Software development to become part of the UK national curriculum

date: 3 June 2013
reading time: 2 min

Michael Gove was courting controversy few weeks ago when, in a speech he made at Brighton College, the education secretary seemed to criticise children who played computer games rather than learning to programme.  Like many programmers in their 30’s and 40’s and many of those who commented on Twitter, I too first became interested in computing and then programming through computer games.

Michael Gove was courting controversy few weeks ago when, in a speech he made at Brighton College, the education secretary seemed to criticise children who played computer games rather than learning to programme.  Like many programmers in their 30’s and 40’s and many of those who commented on Twitter, I too first became interested in computing and then programming through computer games. Interested in how they work I began trying to write my own software.

Controversy aside, I believe that what Michael Gove was really talking about in the speech is an excellent thing. The new national curriculum that will be introduced into all schools next year will include an overhaul of the ICT curriculum so that it includes more elements of actual computer science, including programming. Talking about the importance of coding skills Gove said, “One thing we can be certain of is that the acquisition of coding skills, the ability to think computationally and the creativity inherent in designing new programmes will help prepare all our young people better for the future.”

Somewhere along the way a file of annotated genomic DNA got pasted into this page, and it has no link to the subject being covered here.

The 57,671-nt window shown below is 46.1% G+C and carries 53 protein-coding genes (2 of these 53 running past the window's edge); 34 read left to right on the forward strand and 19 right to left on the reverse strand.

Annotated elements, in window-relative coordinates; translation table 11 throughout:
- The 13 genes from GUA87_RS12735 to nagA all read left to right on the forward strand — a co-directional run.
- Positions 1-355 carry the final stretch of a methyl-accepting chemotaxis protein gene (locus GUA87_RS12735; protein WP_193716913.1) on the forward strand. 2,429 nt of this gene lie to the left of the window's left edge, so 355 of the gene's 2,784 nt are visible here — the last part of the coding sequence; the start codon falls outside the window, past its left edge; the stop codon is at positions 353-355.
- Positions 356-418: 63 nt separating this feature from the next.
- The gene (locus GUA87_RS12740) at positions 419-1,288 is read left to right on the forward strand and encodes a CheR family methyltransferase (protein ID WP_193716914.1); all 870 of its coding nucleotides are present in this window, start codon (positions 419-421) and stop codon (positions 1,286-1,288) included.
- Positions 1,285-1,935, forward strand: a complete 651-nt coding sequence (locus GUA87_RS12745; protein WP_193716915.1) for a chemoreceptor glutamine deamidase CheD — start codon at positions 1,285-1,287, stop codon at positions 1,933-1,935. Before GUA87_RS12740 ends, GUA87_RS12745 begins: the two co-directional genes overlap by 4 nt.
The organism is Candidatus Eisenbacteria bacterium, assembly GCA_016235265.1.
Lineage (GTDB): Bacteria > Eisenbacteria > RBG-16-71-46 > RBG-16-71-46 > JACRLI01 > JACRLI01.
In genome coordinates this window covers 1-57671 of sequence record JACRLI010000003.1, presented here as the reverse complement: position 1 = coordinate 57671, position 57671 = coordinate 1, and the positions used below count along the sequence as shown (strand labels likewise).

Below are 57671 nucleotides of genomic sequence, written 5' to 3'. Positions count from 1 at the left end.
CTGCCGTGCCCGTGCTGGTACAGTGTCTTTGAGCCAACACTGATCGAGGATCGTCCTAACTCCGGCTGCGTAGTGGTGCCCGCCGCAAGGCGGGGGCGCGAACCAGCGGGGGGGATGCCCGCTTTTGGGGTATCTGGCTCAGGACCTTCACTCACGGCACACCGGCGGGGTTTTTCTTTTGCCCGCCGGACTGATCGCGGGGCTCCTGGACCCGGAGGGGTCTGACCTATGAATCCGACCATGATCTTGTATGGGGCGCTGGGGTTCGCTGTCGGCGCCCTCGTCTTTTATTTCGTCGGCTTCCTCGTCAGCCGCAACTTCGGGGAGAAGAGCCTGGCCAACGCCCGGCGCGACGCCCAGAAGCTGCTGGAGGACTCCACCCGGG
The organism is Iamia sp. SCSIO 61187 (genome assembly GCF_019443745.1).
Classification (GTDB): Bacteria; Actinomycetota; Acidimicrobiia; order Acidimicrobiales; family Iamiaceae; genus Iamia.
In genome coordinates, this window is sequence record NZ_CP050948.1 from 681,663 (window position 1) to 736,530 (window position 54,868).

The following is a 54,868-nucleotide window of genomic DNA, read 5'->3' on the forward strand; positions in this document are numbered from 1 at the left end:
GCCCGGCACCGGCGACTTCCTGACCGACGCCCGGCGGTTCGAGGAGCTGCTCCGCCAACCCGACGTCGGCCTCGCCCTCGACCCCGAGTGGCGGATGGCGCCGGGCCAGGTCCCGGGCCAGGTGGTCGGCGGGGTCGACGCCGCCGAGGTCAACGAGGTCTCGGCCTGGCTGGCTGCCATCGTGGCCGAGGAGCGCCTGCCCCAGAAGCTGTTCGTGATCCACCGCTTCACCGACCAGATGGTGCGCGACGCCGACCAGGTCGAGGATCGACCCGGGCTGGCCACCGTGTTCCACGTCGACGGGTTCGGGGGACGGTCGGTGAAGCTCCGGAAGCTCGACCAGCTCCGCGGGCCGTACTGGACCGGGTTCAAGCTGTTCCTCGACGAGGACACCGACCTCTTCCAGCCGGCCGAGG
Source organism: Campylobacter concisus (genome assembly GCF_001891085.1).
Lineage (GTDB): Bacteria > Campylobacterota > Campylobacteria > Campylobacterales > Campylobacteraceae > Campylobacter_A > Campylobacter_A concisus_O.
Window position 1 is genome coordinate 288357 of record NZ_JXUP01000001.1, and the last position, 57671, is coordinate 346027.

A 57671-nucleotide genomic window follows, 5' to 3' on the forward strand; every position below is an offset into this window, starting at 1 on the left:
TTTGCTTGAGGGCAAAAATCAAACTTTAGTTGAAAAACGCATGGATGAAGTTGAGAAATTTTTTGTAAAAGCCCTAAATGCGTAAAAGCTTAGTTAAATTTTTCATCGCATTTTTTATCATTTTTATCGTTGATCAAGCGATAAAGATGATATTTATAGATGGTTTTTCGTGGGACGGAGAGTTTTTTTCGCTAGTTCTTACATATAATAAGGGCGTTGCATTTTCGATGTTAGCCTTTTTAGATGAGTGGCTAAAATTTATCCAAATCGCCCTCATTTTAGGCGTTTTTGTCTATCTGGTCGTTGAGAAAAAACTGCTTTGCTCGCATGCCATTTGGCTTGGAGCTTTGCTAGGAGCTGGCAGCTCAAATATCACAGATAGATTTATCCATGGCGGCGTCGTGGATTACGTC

I think that at Future Processing we have really seen the benefits of teaching students to code well. We receive a lot of very positive comments from our clients about our technical skill levels, about the quality of our software, and also about the passion of our developers. All of these are largely due to our company culture, and we are able to foster this culture thanks – in no small part – to the education that our employees have received.

Most of our developers join us as recent computer science or other engineering graduates. Of course you would expect graduates from those disciplines to be able to code, but the foundation of these skills and the computational way of thinking goes further back than university. From their secondary school days most of them have been coding. This not only gives them a lot of experience and confidence. It also means software development is something they find exciting and fun and something they want to get into. For us having ‘coding on the curriculum’ has a direct, positive impact on our business and I hope it will for UK companies too.

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